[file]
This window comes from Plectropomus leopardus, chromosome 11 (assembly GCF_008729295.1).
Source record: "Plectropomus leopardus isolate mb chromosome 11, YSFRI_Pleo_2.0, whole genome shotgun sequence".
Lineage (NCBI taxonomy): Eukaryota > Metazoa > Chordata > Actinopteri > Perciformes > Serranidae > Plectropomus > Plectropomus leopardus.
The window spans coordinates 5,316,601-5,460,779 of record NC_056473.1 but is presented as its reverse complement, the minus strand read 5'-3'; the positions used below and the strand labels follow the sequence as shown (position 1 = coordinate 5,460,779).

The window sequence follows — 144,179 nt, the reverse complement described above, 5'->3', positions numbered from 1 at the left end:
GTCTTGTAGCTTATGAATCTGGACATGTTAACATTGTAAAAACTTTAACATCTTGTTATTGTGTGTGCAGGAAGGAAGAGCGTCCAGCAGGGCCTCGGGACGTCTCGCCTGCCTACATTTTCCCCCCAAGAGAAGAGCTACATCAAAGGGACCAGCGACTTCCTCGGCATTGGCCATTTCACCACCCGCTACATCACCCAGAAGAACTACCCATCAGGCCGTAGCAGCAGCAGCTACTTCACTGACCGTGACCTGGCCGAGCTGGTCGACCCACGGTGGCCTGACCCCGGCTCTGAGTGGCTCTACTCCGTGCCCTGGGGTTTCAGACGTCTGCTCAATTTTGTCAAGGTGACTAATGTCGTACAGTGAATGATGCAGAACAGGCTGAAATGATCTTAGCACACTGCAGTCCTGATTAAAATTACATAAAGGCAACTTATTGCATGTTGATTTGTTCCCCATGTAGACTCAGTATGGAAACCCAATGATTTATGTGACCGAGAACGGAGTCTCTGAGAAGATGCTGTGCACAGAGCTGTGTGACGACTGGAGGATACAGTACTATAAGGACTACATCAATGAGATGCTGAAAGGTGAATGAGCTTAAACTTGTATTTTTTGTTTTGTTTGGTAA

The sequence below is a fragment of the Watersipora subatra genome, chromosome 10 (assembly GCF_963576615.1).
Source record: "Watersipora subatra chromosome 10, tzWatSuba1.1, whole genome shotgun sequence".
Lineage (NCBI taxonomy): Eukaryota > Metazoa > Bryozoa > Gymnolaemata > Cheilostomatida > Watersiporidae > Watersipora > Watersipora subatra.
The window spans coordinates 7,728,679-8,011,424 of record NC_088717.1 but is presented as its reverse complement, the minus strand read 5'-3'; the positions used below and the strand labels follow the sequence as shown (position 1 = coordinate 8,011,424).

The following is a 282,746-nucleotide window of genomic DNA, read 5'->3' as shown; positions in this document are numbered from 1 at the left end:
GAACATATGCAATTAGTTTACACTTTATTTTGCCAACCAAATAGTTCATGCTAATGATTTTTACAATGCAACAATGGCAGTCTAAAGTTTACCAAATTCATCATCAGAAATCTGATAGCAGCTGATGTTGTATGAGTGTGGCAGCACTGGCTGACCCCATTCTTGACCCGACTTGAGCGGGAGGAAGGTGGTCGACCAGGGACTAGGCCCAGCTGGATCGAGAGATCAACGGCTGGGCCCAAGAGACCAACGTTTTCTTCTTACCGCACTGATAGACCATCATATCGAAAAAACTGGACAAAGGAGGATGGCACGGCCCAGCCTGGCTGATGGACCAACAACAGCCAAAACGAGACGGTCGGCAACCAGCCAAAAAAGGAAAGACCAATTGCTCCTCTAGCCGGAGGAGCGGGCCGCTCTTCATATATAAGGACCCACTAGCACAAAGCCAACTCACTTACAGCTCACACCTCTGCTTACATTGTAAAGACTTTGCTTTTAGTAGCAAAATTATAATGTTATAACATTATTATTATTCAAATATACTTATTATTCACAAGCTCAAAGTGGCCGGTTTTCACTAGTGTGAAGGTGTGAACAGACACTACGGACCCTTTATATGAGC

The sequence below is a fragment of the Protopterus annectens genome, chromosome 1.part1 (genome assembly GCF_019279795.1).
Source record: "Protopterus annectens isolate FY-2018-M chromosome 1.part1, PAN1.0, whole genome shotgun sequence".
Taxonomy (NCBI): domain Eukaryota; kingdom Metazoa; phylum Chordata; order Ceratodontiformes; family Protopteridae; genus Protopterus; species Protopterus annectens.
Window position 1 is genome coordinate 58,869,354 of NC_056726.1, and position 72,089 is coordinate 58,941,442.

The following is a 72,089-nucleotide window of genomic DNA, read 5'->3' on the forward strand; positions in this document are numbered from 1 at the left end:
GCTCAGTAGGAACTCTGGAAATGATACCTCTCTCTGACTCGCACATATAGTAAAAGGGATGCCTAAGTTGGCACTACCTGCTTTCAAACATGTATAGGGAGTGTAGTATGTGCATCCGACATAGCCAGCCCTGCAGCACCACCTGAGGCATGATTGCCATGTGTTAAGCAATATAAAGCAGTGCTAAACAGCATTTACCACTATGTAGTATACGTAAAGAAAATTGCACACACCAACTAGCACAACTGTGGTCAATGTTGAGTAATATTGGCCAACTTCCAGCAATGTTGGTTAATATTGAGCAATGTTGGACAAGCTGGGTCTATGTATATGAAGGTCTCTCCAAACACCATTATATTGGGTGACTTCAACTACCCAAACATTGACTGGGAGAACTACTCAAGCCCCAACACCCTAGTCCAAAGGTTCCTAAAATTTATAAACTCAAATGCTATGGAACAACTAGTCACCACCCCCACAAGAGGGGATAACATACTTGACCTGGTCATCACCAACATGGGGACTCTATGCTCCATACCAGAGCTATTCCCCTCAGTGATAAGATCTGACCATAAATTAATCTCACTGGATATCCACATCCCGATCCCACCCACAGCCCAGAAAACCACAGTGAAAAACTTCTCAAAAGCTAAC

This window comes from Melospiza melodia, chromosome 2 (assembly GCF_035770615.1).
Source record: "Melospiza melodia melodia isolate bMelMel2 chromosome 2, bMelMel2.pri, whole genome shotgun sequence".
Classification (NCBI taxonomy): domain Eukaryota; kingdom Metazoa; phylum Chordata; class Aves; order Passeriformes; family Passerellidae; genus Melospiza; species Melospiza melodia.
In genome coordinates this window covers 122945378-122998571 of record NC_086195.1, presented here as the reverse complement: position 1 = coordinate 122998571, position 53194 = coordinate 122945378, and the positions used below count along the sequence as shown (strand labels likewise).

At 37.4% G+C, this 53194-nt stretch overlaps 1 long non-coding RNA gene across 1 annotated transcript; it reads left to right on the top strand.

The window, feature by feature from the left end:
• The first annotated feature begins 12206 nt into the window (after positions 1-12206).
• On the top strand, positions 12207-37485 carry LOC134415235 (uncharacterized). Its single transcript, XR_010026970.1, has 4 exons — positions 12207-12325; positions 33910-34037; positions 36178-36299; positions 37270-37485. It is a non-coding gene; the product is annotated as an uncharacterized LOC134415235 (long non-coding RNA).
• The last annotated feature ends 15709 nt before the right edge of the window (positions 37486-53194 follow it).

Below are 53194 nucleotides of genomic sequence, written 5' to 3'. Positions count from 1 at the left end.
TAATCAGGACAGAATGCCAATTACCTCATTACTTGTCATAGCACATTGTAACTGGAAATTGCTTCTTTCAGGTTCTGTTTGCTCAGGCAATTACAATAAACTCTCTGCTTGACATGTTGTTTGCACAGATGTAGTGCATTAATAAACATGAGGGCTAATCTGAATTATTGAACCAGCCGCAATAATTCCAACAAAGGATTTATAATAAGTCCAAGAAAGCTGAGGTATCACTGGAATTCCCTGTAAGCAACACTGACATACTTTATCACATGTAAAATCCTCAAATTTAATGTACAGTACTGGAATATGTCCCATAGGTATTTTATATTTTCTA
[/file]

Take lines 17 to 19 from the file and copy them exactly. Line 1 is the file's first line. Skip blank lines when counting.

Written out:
The following is a 72,089-nucleotide window of genomic DNA, read 5'->3' on the forward strand; positions in this document are numbered from 1 at the left end:
GCTCAGTAGGAACTCTGGAAATGATACCTCTCTCTGACTCGCACATATAGTAAAAGGGATGCCTAAGTTGGCACTACCTGCTTTCAAACATGTATAGGGAGTGTAGTATGTGCATCCGACATAGCCAGCCCTGCAGCACCACCTGAGGCATGATTGCCATGTGTTAAGCAATATAAAGCAGTGCTAAACAGCATTTACCACTATGTAGTATACGTAAAGAAAATTGCACACACCAACTAGCACAACTGTGGTCAATGTTGAGTAATATTGGCCAACTTCCAGCAATGTTGGTTAATATTGAGCAATGTTGGACAAGCTGGGTCTATGTATATGAAGGTCTCTCCAAACACCATTATATTGGGTGACTTCAACTACCCAAACATTGACTGGGAGAACTACTCAAGCCCCAACACCCTAGTCCAAAGGTTCCTAAAATTTATAAACTCAAATGCTATGGAACAACTAGTCACCACCCCCACAAGAGGGGATAACATACTTGACCTGGTCATCACCAACATGGGGACTCTATGCTCCATACCAGAGCTATTCCCCTCAGTGATAAGATCTGACCATAAATTAATCTCACTGGATATCCACATCCCGATCCCACCCACAGCCCAGAAAACCACAGTGAAAAACTTCTCAAAAGCTAAC

This window comes from Melospiza melodia, chromosome 2 (assembly GCF_035770615.1).